Go Back   IceInSpace > General Astronomy > Celestial and Astronomical Events

Reply
 
Thread Tools Rate Thread
  #1  
Old 04-12-2020, 10:36 AM
John W (John Wilkinson)
Registered User

John W is offline
 
Join Date: Jan 2010
Location: Castlemaine, Victoria, Australia
Posts: 630
Hyabussa2 probe to land at Woomera Dec 6th

Japanese Space probe has landed at Woomera Dec 6th…. By John Wilkinson
A capsule containing rocks from an asteroid has landed near Woomera in South Australia on Sunday December 6, 2020. This event will mark the end of a six-year mission for the Hayabusa2 spacecraft. Hayabusa2 was launched in December 2014 to study the asteroid Ryugu and collect samples to bring to Earth for analysis. When the spacecraft arrived at the asteroid in June 2018, it deployed two rovers and a small lander onto the surface. These were the first rovers ever to operate on an asteroid. Hayabusa2 then fired an impactor into the asteroid in February 2019 to create an artificial crater. This allowed the spacecraft to collect a sample from beneath the surface of the asteroid.

After Hayabusa2 dropped the capsule it continued into deep space. As about half of the fuel (xenon) for the ion engine is expected to remain at this time, the explorer will continue on to a new mission – to visit a very small asteroid called 1998 KY26. At only 30m across, it was a world-first to rendezvous with this type of asteroid. As large meteorites that are likely to impact the earth, are believed to be the same type of asteroid as 1998 KY26, knowing its characteristics are therefore very important for planetary defence.



Latest update after landing confirmed:
<https://www.space.com/japan-hayabusa2-asteroid-samples-land-australia>

Last edited by John W; 06-12-2020 at 09:55 AM.
Reply With Quote
  #2  
Old 04-01-2021, 04:58 PM
cannon_gray (Cannon Gray)
Member

cannon_gray is offline
 
Join Date: Dec 2020
Location: Dresden
Posts: 35
Quote:
Originally Posted by John W View Post
Japanese Space probe has landed at Woomera Dec 6th. By John Wilkinson
A capsule containing rocks from an asteroid has landed near Woomera in South Australia on Sunday December 6, 2020. This event will mark the end of a six-year mission for the Hayabusa2 spacecraft. Hayabusa2 was launched in December 2014 to study the asteroid Ryugu and collect samples to bring to Earth for analysis. When the spacecraft arrived at the asteroid in June 2018, it deployed two rovers and a small lander onto the surface. These were the first rovers ever to operate on an asteroid. Hayabusa2 then fired an impactor into the asteroid in February 2019 to create an artificial crater. This allowed the spacecraft to collect a sample from beneath the surface of the asteroid.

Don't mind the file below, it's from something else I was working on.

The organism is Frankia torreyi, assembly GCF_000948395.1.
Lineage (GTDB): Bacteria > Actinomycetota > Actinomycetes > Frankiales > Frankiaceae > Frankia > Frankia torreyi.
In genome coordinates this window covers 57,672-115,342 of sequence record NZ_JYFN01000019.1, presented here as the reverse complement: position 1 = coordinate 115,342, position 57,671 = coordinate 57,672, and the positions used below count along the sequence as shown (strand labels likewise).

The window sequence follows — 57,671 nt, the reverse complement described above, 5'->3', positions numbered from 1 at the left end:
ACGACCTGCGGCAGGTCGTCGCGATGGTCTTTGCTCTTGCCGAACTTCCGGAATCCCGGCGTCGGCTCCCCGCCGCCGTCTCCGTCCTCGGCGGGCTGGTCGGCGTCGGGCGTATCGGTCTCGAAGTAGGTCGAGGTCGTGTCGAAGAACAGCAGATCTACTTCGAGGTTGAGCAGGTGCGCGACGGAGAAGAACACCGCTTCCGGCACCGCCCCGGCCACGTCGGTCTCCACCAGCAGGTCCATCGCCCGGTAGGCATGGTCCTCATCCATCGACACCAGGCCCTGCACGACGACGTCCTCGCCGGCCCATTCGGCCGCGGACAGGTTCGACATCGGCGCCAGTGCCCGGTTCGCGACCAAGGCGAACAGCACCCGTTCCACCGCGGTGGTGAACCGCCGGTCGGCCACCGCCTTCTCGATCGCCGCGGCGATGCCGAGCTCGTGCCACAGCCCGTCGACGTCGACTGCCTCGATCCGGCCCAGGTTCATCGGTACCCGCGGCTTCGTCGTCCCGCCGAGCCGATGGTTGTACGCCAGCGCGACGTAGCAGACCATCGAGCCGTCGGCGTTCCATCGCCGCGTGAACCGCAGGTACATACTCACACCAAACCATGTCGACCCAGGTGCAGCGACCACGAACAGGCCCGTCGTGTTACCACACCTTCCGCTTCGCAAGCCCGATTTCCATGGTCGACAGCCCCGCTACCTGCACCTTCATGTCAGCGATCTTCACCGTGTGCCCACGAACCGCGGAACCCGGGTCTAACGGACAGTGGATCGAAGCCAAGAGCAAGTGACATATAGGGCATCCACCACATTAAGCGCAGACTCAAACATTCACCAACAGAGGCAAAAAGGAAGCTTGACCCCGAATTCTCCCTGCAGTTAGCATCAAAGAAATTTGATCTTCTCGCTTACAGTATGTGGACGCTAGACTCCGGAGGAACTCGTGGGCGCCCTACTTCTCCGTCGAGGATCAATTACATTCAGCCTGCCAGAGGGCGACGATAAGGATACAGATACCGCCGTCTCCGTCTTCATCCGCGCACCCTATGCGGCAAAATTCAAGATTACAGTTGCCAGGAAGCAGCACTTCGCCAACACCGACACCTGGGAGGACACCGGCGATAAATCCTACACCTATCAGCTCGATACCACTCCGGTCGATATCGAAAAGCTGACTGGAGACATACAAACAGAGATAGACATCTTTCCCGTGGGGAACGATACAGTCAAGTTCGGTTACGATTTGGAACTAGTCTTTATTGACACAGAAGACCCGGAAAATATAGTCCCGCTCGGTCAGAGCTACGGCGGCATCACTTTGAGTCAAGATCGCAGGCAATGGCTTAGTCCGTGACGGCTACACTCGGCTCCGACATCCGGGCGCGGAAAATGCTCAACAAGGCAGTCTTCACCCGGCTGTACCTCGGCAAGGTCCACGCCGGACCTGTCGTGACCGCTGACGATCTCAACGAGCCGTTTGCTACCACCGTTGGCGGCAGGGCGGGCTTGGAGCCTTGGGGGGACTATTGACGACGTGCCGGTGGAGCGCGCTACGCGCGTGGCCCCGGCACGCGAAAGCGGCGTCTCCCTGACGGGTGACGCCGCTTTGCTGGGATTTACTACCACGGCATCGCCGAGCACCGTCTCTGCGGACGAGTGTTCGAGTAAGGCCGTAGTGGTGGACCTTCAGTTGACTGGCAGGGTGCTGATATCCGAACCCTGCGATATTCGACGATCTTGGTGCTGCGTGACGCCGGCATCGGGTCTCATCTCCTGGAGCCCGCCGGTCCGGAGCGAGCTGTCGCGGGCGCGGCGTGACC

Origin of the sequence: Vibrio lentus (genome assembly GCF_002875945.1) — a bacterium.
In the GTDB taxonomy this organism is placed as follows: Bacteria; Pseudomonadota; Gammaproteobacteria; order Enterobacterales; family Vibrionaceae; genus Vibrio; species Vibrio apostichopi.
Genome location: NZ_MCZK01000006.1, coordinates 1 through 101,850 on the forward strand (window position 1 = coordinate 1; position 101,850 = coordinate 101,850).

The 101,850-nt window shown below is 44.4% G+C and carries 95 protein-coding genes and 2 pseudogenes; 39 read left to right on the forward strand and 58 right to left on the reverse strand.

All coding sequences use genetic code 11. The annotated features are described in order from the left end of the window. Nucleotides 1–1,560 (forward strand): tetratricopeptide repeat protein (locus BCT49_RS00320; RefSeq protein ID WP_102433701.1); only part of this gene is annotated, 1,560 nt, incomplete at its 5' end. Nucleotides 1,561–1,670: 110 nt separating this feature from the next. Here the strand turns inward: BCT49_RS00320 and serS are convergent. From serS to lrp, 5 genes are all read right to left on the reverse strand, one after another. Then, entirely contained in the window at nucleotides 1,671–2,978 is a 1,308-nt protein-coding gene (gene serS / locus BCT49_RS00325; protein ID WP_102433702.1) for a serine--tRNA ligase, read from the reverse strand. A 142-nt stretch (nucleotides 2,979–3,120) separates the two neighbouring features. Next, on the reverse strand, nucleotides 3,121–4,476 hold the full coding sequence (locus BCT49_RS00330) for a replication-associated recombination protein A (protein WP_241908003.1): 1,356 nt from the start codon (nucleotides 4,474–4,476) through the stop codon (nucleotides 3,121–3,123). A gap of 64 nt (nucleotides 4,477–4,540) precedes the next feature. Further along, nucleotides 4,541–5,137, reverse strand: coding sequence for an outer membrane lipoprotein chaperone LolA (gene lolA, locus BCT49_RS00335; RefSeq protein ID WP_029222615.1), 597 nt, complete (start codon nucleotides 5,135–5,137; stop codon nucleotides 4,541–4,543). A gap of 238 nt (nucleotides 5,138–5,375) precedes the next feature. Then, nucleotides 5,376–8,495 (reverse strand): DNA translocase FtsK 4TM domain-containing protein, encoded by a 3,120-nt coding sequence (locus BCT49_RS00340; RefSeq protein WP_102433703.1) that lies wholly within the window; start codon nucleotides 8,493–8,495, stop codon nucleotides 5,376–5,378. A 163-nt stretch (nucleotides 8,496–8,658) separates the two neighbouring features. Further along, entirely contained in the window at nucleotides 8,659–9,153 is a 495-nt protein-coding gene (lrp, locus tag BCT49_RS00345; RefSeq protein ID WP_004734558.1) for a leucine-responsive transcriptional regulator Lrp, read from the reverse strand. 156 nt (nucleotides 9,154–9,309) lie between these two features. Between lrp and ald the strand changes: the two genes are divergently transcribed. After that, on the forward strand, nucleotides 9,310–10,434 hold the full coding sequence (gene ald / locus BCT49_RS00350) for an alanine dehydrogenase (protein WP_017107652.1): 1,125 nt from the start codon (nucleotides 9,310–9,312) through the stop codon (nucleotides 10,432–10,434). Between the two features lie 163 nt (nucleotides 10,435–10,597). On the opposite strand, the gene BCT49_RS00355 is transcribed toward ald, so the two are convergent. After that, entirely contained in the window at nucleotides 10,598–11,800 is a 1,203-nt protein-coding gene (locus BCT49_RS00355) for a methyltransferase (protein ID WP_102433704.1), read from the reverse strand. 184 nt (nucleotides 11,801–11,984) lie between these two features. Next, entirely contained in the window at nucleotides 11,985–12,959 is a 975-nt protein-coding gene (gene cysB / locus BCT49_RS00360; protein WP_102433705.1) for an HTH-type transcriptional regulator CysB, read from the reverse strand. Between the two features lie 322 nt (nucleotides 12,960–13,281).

After Hayabusa2 dropped the capsule it continued into deep space. As about half of the fuel (xenon) for the ion engine is expected to remain at this time, the explorer will continue on to a new mission to visit a very small asteroid called 1998 KY26. At only 30m across, it was a world-first to rendezvous with this type of asteroid. As large meteorites that are likely to impact the earth, are believed to be the same type of asteroid as 1998 KY26, knowing its characteristics are therefore very important for planetary defence.



Latest update after landing confirmed:
<https://www.space.com/japan-hayabusa2-asteroid-samples-land-australia>
Hayabusa2 then fired an impactor into the asteroid in February 2019 to create an artificial crater. Is it allowed to harm space objects? As far as I know, there is an agreement signed in the 60s according to which any of the countries are not permitted to make any changes to space objects. According to the treaty, outer space is intended only for peaceful use and scientific research.
Reply With Quote
Reply

Bookmarks

Thread Tools
Rate This Thread
Rate This Thread:

Posting Rules
You may not post new threads
You may not post replies
You may not post attachments
You may not edit your posts

BB code is On
Smilies are On
[IMG] code is On
HTML code is Off

Forum Jump


All times are GMT +10. The time is now 08:02 PM.

Powered by vBulletin Version 3.8.7 | Copyright ©2000 - 2021, Jelsoft Enterprises Ltd.
Advertisement
NexDome Observatories
Advertisement
Testar
Advertisement
Limpet Controller
Advertisement
Bintel
Advertisement
Astronomy and Electronics Centre
Advertisement